Earth Building: Elevating Sustainable Living through Earthbag Houses

CEO Khai Intela
Gone are the days when a house was constructed with bricks and cement, with symmetrical four walls. Today, there is a deep fondness for creating healthy spaces that not only connect us to nature but...

Architects Stanzin Phuntsog

Gone are the days when a house was constructed with bricks and cement, with symmetrical four walls. Today, there is a deep fondness for creating healthy spaces that not only connect us to nature but also benefit the environment. This passion has brought together two like-minded young talents, architect Stanzin Phuntsog from Ayee Village in Ladakh’s Nubra Valley and architect Samyuktha S from Tamil Nadu’s Coimbatore. Their goal is to bring about a drastic change in the ecological structure of Indian architecture using their knowledge and expertise. Here is an insight into their journey and their project, Earth Building.

Divided by distance, united by mud

With a shared love for traditional methods of architecture, Phuntsog and Samyuktha met at Swaraj University in Udaipur. They both had a deep appreciation for working with mud and creating sustainable and unconventional structures. Inspired by Phuntsog's village, where the entire community comes together to build homes, they ideated on building a house made of earthbags in Coimbatore for Samyuktha's family.

Love for nature, a quest into being hands-on and an interest towards building lead Stanzin Phuntsog and Samyuktha S to form the Earth Building.

A successful homecoming

Phuntsog and Samyuktha took up the challenge of building a space beyond the four walls through Earth Building. Their motto is to keep designs eco-friendly, aesthetic, functional, unusual, and thermally comfortable. The first project for Earth Building was Samyuktha's house in Coimbatore. Unlike traditional brick and cement houses, Samyuktha's house is based on the design concept of earthbag construction. This technique uses local soil to create strong and quickly built structures. The construction materials are simple, including sturdy sacks filled with natural and organic materials.

As part of the amphitheatre, two Earthbag Dome houses have been constructed which operate as dressing rooms.

Batting a home run at SECMOL: Earthbag Dome project

The success of their first project opened new doors for Phuntsog and Samyuktha. Phuntsog's association with the Students’ Educational and Cultural Movement of Ladakh (SECMOL) allowed Earth Building to recreate the Earthbag Dome project for the students of the Himalayan Institute for Alternatives (HIAL) and SECMOL in Ladakh. The Earthbag Dome project is a sustainable construction technique that is economical and ideal for low rainfall areas. The structure is made of earthbags, filled with mud, and held together by barbed wires. The dome acts as a load-bearing element for windows, and the architects have kept the raw and natural appearance of the house by using mud and lime plaster.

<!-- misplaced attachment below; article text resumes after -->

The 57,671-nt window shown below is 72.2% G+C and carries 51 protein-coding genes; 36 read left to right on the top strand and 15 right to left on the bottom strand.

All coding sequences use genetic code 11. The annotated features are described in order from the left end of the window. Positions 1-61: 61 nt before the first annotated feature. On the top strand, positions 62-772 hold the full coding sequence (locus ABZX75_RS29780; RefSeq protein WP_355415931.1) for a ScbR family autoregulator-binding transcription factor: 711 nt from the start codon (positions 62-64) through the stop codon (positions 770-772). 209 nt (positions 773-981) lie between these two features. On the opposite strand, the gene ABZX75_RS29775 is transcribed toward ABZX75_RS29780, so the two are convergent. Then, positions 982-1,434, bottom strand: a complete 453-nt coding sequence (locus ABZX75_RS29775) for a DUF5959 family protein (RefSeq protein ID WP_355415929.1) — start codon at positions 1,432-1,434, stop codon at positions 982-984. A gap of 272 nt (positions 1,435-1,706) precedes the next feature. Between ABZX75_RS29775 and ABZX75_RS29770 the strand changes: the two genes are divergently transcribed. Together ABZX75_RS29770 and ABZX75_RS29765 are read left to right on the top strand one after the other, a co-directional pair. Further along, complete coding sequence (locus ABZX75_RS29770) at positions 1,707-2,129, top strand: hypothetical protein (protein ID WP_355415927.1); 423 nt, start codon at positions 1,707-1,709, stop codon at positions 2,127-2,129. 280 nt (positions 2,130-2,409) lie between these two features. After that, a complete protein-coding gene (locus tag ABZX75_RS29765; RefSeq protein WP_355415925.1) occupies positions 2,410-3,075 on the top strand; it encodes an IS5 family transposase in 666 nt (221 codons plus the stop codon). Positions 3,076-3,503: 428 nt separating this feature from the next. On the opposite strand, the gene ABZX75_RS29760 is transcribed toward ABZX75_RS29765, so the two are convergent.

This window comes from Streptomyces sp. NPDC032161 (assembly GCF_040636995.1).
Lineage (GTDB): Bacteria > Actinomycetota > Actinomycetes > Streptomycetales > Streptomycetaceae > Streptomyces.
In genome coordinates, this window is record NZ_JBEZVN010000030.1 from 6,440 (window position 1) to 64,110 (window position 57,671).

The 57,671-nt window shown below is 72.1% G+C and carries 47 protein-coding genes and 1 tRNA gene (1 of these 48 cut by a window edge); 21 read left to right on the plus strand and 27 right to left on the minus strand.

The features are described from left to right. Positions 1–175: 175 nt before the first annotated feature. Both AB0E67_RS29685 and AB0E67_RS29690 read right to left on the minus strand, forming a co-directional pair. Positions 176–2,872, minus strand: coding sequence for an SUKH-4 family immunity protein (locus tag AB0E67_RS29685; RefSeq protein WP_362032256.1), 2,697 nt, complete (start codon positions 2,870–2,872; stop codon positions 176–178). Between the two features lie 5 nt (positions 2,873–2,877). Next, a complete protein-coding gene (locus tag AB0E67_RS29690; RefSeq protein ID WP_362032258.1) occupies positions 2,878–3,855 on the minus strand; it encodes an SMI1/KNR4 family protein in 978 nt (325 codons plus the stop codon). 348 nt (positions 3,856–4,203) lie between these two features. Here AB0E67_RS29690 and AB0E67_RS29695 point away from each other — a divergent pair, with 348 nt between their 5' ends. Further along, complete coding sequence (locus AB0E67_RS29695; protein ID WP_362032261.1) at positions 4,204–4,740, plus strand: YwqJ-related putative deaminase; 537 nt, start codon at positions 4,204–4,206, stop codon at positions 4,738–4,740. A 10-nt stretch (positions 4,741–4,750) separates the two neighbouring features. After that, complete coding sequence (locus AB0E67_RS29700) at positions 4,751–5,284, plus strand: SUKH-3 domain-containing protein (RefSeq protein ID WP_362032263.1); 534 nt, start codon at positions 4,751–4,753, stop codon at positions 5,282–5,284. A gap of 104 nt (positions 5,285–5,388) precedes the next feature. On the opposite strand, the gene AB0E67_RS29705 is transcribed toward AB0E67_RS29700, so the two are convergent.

While the floor is created traditionally out of mud, earthbag arches are erected for windows.

Sustainably growing

Phuntsog and Samyuktha heavily rely on local soil and materials for their projects. They believe in reclaiming ancestral knowledge of building and reintroducing it in their designs. Their vision is to create a sustainable community by exploring various natural building techniques. Their journey has led them to experiment with stone, masonry, cob, adobe, and many more. Their thirst for adventure and sound designing keeps them inspired to create natural homes that can stand the test of time.

Wooden rafters made of poplar hold the roof of the house while planks are sourced for eaves.

Project details

  • Project name: Earthbag Dome
  • Location: Himalayan Institute of Alternatives, Ladakh
  • Area: Two domes of 125 sq ft each
  • Principal architects: Stanzin Punchok and Samyuktha S
  • Design team: Earth Building
  • Website:


  • Flooring: Mud floor
  • Walls: Earthbag
  • Ceiling: Dome

About the firm

Founded by Stanzin Phuntsog and Samyuktha, Earth Building is an endeavor that aims to reintroduce natural building as a method of construction. Their designs focus on being eco-friendly, aesthetic, functional, unusual, and thermally comfortable. They draw inspiration from traditional techniques and aspire to develop sustainable architecture throughout the nation.

Architects Stanzin Phuntsog and Samyuktha S